Brown also displays perspective in areas he's infamous for. He's aware that the only black people he saw in 1950s Grangetown were from illustrations in outdated textbooks. Also, that his present experience of immigrants and asylum seekers derives from “what I read in the papers.” Yet, he seems to go on to confirm an overlap between his personal and onstage views in the documentary. It becomes more difficult to accept the view his shows are pure merriment. Or to defend that anyone questioning Brown's routines is 'easily offended'.

Stewart Lee has made the point that Brown's recordings escape public broadcasting constraints. But there is no heroism on Brown's part in circumventing some perceived censorship. It has nothing to do with bodies such as the BBC pandering to the 'easily offended' nor is it 'political correctness gone mad'. It's more that some of Brown's jokes rest on plain incorrect premises. For instance, Brown might start a joke with, “You can't say...”, only to announce words you can say, and which he is saying, to hundreds of thousands of fans. From there the jokes evolve with flawed logic, with punch lines unconnected to the set-up. As Lee says, due to Brown's “impeccable timing and delivery” it can all sound like a joke even if it doesn't work as one. Lee's main point is about broadcasting ethics, but Yapp and others also pick up on the significance of these pseudo-jokes.

Yapp notices Brown's routines based on asylum seekers elicit the cheering of a rally rather than mirth. The implication is that the absence of laughter throws into doubt these moments belonging in a comedy show. Brown counters that his audience would say, “it's a joke”, but that is exactly what Yapp says isn't happening. Journalist Yohann Koshy, in a superb Vice feature, also noted this aspect of the crowd's reaction, which becomes sinister if it evokes assault. 'It's not even a joke, just an image: a scene of slave-plantation-style brutalism. It's basically an incitement to racial violence. And it got a round of applause.'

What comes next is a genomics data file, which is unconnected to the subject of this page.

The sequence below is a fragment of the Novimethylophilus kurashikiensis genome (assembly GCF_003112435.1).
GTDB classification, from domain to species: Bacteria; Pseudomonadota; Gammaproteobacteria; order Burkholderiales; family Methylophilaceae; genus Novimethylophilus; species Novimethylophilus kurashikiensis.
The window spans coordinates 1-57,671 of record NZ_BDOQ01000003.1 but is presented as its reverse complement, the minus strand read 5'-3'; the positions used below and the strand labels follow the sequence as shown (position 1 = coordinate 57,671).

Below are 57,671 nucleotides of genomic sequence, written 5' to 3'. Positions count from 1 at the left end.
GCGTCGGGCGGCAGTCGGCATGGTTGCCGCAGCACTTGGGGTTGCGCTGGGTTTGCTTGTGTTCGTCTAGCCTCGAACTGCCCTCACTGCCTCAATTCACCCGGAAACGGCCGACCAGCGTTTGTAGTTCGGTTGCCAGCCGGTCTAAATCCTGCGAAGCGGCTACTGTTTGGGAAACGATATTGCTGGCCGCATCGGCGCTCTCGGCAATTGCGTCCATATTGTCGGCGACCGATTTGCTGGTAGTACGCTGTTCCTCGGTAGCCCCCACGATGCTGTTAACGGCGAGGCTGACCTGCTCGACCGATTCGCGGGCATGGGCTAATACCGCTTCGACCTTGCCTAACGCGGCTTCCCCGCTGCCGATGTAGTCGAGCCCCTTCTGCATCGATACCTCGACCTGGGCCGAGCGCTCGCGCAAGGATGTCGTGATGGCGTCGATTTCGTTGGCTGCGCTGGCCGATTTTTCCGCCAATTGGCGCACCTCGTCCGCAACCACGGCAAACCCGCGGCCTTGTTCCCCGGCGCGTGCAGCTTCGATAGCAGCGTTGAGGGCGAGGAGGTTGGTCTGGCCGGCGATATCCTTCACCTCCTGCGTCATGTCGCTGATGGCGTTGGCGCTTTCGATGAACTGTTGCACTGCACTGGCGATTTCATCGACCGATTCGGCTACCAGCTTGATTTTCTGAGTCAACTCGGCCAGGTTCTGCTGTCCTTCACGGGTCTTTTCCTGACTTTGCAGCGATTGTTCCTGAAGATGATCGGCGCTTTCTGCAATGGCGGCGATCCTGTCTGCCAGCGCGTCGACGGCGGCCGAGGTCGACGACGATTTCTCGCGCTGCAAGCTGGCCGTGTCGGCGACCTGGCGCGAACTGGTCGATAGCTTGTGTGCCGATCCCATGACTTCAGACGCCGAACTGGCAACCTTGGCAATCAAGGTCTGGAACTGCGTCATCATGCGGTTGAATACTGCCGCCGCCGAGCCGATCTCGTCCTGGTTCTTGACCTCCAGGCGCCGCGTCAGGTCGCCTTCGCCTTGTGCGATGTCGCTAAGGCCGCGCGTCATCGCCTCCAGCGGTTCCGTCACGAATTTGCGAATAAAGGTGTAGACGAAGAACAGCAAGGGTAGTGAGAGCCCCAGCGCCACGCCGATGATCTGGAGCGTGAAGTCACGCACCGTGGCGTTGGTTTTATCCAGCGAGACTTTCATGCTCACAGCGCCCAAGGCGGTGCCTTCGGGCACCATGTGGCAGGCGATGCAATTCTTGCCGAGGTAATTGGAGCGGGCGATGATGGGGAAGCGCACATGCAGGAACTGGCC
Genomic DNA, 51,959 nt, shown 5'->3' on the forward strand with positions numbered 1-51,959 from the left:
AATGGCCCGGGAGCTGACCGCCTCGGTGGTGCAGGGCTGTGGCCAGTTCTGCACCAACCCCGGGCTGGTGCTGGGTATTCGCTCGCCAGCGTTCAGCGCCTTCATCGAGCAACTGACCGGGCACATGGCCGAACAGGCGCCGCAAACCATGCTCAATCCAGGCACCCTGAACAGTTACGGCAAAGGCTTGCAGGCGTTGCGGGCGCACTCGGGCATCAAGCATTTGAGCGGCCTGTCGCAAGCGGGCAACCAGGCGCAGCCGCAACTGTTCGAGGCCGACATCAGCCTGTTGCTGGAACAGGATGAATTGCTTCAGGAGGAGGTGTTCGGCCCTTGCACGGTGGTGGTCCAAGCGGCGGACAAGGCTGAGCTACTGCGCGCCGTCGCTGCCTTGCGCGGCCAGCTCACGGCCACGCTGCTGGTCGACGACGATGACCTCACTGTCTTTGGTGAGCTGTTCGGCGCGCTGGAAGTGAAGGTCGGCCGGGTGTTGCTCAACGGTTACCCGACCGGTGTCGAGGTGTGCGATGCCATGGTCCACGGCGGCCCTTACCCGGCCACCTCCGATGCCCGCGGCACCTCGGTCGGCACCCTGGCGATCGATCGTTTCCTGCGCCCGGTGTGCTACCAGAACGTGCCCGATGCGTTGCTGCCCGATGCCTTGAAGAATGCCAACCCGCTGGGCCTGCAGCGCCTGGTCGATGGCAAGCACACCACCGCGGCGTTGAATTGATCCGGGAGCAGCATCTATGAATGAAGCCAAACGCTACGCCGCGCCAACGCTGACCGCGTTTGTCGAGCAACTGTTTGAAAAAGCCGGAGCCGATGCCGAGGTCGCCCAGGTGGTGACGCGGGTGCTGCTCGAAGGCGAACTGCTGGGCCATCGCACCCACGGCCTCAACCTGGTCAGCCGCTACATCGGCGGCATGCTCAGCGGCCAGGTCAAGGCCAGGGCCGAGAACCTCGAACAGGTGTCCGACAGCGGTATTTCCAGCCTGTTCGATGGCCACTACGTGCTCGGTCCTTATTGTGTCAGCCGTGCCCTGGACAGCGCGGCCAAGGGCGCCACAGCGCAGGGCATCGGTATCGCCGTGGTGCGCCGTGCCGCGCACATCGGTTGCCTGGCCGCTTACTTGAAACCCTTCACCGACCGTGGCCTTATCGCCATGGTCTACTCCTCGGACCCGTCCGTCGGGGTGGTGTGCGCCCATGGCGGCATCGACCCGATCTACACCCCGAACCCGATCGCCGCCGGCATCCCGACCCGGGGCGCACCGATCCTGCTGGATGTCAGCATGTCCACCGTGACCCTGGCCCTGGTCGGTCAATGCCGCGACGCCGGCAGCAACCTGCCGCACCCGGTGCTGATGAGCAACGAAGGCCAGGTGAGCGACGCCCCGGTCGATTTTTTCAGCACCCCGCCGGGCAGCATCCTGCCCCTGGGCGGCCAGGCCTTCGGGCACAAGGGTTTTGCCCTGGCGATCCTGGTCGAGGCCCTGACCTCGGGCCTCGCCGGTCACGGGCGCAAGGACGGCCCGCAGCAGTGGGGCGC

Despite this, Brown doesn't seem to see his act as contentious in a political sense. He says: “I entertain lorry drivers, road sweepers, welders.” He later adds his audience is not “politically minded” and nor is he “instigating a riot.”

It might be some form of dissonance, but Brown does seem sincere in his view. This is at odds with a general perception. Before the EU referendum, the satirical site NewsThump published a spoof news story that the Leave campaign would soon wheel out Brown. But the real Brown is quieter. One thing there's been a lot of in the last year is politics, but Brown's social media streams are all friendly greetings and soft promotion of his tours. Stoking fears might be the outcome of what he does and he may disregard his obvious intelligence to do this. But, Brown does seem more all about the job than having some conscious political motive.

And, to a certain extent, this is more clear in other parts of his act. His material on men and women also rests on dated roles, but is in the comedic tradition of Donald McGill's bawdy seaside postcards. Men are randy sods but also tragic and ridiculous. Brown's appearance works well here. If he's moaning about his wife, the joke is at least partly on him. As he says: “You can't be serious looking like this.”

Roy Chubby Brown's fanbase

As for his fans, it is easy to assume they all share Brown's onstage prejudices especially given what Yapp and Koshy saw. It's useful to suspend assumptions though. Brown's following has caught the attention of academics.

In his book, A National Joke, Andy Medhurst identified a sense of belonging which Brown brings to his audience. This has roots in family life and growing up in local communities rather than some shared interest in xenophobia. In Comedy and Distinction, Sam Friedman – former chief at Fest Magazine – uncovers multi-faceted reasons people like Brown. An interview with a primary school teacher suggests she enjoys the jolt of disbelief about what Brown is saying, yet she can distance herself from the content. Background and current situation mingle with comedic taste in ways that are not immediately obvious.

It's striking that Brown tours to many locations which voted Leave, while Edinburgh Fringe comedians have noticed their tours map with the Remain vote. It's difficult to argue that Roy Chubby Brown isn't all the things his critics say he is, or that all his fanbase are going for comedy alone. But, in understanding Brown's endurance and fans it may illuminate the wider divisions unearthed over the last year.

Roy Chubby Brown, Corn Exchange, Edinburgh, 13 Apr, 7.30pm, £24